But Gartner has now stepped up to the plate and agreed with us. Here’s the money quote from Gartner Research Vice President French Caldwell:

“Chief information security officers (CISOs), compliance and risk managers, vendor managers, procurement professionals, and others involved in the purchase or sale of IT services and software need to recognize that SAS 70 is not a security, continuity or privacy compliance standard.”

The press release is here. You can buy the full report here.

There are several useful security standards, including ISO 27001, which is the gold standard and probably what you want to demand from your hosted service vendor.

But one piece of paper you won’t want to be relying on is a SAS 70 certificate.

Organise your content; there may be a need for librarians

If Only . . . Cover

The extended quote below is from a great book, O’Dell and Grayson’s If Only We Knew What We Know: The Transfer of Internal Knowledge and Best Practice:

“For example, a manager who has just tried out a new sales technique has “tacit” knowledge of it. If he writes it down and posts it on his company’s intranet site, some of that knowledge has become captured and “explicit.” Next, another sales manager reads the description and uses the technique on her next sales trip (hence turns it into “tacit” once more). Knowledge has been captured, exchanged, and created (see Steps in the Knowledge Transfer Process, below). The learning process hence involves the continuous “intersection” of these two knowledge types and a never-ending, closed-loop transformation process.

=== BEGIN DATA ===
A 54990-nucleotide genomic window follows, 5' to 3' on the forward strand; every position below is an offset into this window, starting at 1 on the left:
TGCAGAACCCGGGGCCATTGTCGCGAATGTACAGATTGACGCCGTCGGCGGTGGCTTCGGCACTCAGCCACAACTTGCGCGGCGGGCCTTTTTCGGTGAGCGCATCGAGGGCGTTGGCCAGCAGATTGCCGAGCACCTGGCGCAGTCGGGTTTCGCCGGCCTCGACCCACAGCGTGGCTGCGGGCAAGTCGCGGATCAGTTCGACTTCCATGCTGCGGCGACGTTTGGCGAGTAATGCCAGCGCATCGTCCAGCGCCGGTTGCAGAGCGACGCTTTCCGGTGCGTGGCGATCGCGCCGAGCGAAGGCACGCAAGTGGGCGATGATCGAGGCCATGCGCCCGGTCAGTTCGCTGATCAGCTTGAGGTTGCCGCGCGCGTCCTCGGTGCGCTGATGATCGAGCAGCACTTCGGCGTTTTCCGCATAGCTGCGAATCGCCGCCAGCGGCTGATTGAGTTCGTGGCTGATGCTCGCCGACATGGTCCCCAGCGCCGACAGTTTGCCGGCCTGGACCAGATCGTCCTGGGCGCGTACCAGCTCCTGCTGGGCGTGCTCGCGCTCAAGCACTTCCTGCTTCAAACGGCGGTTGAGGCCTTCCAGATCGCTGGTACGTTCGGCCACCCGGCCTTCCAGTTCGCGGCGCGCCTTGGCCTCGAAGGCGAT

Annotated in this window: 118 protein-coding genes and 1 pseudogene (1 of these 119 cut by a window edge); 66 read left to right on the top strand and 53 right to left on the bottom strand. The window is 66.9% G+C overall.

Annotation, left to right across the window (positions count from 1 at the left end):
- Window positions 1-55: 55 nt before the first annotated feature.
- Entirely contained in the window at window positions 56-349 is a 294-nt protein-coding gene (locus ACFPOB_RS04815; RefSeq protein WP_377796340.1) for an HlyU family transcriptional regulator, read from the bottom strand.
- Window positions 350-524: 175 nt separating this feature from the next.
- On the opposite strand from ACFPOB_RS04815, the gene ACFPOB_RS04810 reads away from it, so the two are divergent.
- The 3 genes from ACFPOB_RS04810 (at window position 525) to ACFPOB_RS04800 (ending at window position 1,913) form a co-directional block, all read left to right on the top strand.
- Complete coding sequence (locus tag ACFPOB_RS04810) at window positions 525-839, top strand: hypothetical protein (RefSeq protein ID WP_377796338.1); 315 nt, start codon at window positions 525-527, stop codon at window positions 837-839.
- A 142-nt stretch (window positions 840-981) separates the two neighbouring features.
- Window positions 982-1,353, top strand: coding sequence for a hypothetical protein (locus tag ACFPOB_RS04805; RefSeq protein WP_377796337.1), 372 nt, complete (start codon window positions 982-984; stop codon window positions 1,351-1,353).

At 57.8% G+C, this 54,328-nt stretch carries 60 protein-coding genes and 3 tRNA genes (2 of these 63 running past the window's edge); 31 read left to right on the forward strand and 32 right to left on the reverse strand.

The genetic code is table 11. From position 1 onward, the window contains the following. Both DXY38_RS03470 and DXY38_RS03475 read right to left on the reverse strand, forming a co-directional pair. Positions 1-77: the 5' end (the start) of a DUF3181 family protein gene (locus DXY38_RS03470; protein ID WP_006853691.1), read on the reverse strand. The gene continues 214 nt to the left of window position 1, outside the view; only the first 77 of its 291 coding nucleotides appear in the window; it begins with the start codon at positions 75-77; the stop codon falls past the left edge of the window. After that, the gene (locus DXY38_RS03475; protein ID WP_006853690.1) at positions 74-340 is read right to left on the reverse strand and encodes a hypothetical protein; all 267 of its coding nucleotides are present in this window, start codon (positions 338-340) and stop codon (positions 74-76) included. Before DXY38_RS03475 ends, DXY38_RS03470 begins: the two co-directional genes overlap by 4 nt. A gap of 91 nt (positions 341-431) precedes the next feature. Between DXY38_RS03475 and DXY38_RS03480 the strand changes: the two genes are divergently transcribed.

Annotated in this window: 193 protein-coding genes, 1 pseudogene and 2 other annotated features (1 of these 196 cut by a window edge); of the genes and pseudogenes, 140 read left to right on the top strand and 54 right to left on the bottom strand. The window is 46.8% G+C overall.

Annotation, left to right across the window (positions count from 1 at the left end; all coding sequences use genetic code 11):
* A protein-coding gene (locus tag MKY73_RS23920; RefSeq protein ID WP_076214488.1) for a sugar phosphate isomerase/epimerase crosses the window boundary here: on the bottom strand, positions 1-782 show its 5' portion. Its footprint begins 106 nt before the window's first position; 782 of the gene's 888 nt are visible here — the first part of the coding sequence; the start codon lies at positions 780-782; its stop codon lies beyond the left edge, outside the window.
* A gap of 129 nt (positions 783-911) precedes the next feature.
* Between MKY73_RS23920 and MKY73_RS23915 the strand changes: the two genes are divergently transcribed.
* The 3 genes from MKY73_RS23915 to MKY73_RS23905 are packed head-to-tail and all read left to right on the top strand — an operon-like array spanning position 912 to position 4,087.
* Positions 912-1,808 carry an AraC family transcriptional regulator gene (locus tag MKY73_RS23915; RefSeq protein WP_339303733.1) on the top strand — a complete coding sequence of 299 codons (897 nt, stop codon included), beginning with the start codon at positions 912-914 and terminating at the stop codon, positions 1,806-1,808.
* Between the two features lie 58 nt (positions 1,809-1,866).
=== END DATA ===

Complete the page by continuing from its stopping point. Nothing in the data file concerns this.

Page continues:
“Other organizational experts, such as Leif Edvinsson of Skandia, further divide commercial knowledge into individual, organizational, and structural knowledge. Individual knowledge is solely in the minds of employees. Organizational knowledge is the learning that occurs on a group or division level. Structural knowledge is embedded in the “bricks” of the corporation though processes, manuals, and codes of ethics. At any one of these three “states, the knowledge can be either tacit or explicit.

“Knowledge is broader than intellectual capital (IC). Whereas some writers have chosen to expand IC to include practices and processes, in its purest form, IC refers to the commercial value of trademarks, licenses, brand names, formulations, and patents. In this view, knowledge-as-intellectual-capital is an asset, almost tangible. Our use of knowledge is broader: we view knowledge as dynamic — a consequence of action and interaction of people in an organization with information and with each other.

“Knowledge is bigger than information. Our organizations are awash in information, but until people use it, it isn’t knowledge. While you can’t have too much knowledge, you can certainly have too much information. Indeed, many organizations have already discovered that information, carried faster and in greater volumes by electronic media, leaves employees overwhelmed, not overconfident. Fumbling rather than focused. Paralyzed rather than proactive.

“Hence, our simple working definition: Knowledge is information in action. In the organizational and commercial context of this book, knowledge is what people in an organization know about their customers, products, processes, mistakes, and successes, whether that knowledge is tacit or explicit.”